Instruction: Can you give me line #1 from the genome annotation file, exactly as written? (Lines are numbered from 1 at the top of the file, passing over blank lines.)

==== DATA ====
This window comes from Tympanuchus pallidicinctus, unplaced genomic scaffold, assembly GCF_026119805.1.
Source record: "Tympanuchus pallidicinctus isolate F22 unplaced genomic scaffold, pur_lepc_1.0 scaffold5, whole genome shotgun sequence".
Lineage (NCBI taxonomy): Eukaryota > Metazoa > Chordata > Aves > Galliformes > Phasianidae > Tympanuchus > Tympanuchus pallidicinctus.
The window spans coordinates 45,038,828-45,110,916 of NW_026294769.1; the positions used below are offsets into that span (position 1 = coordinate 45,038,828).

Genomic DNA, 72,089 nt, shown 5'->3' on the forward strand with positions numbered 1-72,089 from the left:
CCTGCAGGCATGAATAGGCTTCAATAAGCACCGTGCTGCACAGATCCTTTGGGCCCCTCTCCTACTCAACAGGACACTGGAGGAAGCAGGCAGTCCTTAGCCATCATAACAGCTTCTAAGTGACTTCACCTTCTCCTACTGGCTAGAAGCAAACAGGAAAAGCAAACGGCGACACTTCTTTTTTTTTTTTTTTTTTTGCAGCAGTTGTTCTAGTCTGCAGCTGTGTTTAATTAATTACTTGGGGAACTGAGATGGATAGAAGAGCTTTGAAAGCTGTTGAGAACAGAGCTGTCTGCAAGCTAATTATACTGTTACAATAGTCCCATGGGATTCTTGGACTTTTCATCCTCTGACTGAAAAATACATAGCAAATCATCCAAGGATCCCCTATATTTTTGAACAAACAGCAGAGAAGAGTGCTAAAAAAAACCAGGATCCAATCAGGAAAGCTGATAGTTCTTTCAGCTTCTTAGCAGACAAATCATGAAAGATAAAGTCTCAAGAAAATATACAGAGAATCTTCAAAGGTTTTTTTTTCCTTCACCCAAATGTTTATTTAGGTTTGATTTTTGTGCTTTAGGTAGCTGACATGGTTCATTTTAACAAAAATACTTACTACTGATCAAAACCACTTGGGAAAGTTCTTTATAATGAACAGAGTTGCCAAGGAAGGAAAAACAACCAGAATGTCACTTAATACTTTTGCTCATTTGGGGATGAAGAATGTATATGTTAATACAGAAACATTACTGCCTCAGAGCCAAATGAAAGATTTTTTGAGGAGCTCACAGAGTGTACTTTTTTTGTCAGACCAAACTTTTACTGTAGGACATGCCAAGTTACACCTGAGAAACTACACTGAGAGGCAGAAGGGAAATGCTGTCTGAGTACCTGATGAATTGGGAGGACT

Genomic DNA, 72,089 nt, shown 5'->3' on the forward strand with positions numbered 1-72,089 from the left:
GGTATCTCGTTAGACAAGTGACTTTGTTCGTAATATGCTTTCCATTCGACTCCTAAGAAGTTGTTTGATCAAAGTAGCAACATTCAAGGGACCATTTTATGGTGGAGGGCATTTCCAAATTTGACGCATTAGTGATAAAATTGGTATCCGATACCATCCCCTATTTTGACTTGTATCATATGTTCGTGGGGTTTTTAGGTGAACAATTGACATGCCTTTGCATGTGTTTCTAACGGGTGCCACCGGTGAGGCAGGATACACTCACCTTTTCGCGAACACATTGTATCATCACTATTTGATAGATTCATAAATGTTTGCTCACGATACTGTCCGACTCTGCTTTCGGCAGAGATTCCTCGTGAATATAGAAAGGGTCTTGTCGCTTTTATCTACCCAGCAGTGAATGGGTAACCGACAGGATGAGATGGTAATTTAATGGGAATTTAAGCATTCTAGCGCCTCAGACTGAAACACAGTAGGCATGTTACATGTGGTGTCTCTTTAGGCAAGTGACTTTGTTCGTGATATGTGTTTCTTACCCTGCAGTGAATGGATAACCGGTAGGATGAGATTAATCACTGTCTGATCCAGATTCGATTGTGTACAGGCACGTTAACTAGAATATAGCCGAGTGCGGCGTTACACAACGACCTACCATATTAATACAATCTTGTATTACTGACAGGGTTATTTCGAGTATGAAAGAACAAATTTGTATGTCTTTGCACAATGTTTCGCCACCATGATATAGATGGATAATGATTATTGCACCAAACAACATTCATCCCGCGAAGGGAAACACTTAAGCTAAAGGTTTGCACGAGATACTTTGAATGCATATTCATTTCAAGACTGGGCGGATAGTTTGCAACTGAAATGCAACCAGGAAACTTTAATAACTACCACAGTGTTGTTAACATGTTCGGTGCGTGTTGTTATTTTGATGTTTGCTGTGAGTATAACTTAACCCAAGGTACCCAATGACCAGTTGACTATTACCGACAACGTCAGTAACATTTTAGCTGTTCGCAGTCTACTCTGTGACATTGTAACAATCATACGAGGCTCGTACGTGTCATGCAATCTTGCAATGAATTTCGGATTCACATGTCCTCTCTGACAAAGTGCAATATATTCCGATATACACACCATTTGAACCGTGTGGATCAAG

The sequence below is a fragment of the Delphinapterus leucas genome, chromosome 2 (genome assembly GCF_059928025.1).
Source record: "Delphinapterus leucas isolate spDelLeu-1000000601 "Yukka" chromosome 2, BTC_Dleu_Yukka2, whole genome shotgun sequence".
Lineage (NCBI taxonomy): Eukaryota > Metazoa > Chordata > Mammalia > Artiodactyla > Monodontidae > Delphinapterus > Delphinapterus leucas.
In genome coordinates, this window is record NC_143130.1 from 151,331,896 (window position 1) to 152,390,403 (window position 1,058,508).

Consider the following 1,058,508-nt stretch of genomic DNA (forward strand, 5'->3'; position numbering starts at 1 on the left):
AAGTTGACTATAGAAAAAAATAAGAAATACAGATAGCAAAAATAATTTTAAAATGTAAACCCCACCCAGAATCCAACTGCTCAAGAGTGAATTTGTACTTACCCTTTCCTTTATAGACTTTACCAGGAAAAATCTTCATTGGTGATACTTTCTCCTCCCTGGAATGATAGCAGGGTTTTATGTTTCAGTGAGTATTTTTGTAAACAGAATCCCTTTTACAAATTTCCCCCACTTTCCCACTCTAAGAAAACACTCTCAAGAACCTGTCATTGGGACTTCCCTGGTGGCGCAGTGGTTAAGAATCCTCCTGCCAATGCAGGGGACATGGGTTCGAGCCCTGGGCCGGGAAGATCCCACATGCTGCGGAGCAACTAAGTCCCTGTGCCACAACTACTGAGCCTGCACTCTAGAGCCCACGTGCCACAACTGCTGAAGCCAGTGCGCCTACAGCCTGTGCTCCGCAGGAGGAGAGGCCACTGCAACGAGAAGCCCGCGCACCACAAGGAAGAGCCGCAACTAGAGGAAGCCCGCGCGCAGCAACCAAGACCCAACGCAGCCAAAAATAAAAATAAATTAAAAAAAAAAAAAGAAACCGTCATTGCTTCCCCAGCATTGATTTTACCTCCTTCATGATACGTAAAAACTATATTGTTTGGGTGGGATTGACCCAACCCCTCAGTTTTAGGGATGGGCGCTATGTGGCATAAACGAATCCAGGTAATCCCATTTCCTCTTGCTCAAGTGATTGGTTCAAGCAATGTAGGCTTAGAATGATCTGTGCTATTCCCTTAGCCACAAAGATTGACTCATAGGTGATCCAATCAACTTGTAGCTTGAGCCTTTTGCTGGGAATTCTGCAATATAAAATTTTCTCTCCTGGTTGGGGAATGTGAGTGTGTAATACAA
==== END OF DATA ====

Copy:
This window comes from Tympanuchus pallidicinctus, unplaced genomic scaffold, assembly GCF_026119805.1.